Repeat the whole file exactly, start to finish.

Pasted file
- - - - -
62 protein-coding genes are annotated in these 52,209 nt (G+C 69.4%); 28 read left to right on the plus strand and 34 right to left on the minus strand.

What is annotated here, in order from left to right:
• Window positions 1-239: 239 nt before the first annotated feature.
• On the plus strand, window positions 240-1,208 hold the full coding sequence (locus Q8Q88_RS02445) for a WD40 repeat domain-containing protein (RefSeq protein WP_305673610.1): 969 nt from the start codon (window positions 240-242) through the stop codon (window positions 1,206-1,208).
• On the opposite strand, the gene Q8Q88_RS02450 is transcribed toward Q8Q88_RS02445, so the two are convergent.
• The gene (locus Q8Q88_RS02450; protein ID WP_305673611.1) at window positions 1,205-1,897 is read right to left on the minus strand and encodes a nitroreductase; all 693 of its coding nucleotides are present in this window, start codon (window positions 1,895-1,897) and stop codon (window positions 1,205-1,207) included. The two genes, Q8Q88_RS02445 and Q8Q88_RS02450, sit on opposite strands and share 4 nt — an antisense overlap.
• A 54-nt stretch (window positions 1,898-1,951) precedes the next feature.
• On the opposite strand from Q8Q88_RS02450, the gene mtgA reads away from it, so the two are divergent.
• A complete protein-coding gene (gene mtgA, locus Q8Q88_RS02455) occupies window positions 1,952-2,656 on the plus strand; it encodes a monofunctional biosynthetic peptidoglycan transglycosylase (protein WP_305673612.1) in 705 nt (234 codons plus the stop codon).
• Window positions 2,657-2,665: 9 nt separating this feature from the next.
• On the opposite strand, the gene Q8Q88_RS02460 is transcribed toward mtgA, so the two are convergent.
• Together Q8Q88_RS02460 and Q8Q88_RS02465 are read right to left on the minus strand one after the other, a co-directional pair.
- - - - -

62 protein-coding genes are annotated in these 52,209 nt (G+C 69.4%); 28 read left to right on the plus strand and 34 right to left on the minus strand.

What is annotated here, in order from left to right:
• Window positions 1-239: 239 nt before the first annotated feature.
• On the plus strand, window positions 240-1,208 hold the full coding sequence (locus Q8Q88_RS02445) for a WD40 repeat domain-containing protein (RefSeq protein WP_305673610.1): 969 nt from the start codon (window positions 240-242) through the stop codon (window positions 1,206-1,208).
• On the opposite strand, the gene Q8Q88_RS02450 is transcribed toward Q8Q88_RS02445, so the two are convergent.
• The gene (locus Q8Q88_RS02450; protein ID WP_305673611.1) at window positions 1,205-1,897 is read right to left on the minus strand and encodes a nitroreductase; all 693 of its coding nucleotides are present in this window, start codon (window positions 1,895-1,897) and stop codon (window positions 1,205-1,207) included. The two genes, Q8Q88_RS02445 and Q8Q88_RS02450, sit on opposite strands and share 4 nt — an antisense overlap.
• A 54-nt stretch (window positions 1,898-1,951) precedes the next feature.
• On the opposite strand from Q8Q88_RS02450, the gene mtgA reads away from it, so the two are divergent.
• A complete protein-coding gene (gene mtgA, locus Q8Q88_RS02455) occupies window positions 1,952-2,656 on the plus strand; it encodes a monofunctional biosynthetic peptidoglycan transglycosylase (protein WP_305673612.1) in 705 nt (234 codons plus the stop codon).
• Window positions 2,657-2,665: 9 nt separating this feature from the next.
• On the opposite strand, the gene Q8Q88_RS02460 is transcribed toward mtgA, so the two are convergent.
• Together Q8Q88_RS02460 and Q8Q88_RS02465 are read right to left on the minus strand one after the other, a co-directional pair.